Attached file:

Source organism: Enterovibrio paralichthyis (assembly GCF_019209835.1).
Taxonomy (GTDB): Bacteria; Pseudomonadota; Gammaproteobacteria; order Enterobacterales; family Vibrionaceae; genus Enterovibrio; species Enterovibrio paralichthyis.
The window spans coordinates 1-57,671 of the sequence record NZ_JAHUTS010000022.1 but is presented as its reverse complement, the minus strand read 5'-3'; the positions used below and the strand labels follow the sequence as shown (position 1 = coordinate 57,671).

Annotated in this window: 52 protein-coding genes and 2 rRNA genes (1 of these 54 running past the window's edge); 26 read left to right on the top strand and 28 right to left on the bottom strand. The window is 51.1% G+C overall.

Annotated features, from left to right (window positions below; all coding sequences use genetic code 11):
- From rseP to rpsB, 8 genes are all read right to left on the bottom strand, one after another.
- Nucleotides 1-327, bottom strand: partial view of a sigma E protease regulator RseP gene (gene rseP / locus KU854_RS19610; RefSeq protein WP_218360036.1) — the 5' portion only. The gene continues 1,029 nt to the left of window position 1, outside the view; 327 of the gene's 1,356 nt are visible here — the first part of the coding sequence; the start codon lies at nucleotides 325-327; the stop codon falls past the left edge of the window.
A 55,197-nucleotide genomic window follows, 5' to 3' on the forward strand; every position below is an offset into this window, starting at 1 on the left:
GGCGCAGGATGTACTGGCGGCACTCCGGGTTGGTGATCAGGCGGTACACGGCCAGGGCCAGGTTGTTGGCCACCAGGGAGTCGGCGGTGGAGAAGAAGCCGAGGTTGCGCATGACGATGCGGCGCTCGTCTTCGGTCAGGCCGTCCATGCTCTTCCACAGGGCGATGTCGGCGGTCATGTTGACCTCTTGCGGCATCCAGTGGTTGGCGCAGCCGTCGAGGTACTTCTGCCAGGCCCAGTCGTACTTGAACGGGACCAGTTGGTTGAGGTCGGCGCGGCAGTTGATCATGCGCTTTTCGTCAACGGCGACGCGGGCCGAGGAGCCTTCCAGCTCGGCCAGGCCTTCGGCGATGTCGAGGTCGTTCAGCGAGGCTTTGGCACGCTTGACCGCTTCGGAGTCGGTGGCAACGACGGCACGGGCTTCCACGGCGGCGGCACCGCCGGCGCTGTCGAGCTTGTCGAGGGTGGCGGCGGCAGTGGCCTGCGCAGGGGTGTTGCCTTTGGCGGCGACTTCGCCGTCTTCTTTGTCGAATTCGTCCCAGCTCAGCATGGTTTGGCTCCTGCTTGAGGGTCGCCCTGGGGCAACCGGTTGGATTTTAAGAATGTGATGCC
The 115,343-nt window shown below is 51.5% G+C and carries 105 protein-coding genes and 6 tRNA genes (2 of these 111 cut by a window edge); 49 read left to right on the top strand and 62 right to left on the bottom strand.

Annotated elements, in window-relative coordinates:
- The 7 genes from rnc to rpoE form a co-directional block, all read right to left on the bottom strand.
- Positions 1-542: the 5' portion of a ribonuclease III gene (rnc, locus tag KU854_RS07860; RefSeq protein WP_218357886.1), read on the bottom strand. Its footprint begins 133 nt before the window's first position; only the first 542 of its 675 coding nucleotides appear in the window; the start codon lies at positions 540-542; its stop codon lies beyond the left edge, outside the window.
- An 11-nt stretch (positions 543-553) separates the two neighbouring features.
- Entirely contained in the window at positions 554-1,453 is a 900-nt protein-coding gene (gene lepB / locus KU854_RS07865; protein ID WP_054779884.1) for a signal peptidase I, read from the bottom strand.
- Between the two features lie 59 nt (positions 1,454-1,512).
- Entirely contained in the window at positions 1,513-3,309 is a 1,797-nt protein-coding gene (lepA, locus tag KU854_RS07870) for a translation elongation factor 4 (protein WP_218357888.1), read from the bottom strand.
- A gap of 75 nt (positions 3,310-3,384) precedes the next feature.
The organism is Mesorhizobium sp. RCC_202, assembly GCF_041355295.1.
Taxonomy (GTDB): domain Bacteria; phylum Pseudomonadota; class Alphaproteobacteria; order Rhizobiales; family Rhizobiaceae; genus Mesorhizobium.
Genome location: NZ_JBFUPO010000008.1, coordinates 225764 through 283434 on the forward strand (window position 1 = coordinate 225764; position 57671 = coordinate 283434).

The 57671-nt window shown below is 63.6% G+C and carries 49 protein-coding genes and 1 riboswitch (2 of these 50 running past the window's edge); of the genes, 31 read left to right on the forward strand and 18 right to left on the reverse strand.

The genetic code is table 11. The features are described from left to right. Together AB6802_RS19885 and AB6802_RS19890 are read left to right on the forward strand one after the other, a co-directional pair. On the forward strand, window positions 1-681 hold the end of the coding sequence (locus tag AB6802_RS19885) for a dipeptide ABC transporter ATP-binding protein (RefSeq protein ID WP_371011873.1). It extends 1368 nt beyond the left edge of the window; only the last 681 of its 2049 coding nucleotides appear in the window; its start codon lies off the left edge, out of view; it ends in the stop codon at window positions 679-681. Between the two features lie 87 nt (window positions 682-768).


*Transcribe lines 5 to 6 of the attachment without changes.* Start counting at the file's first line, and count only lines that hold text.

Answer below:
Annotated features, from left to right (window positions below; all coding sequences use genetic code 11):
- From rseP to rpsB, 8 genes are all read right to left on the bottom strand, one after another.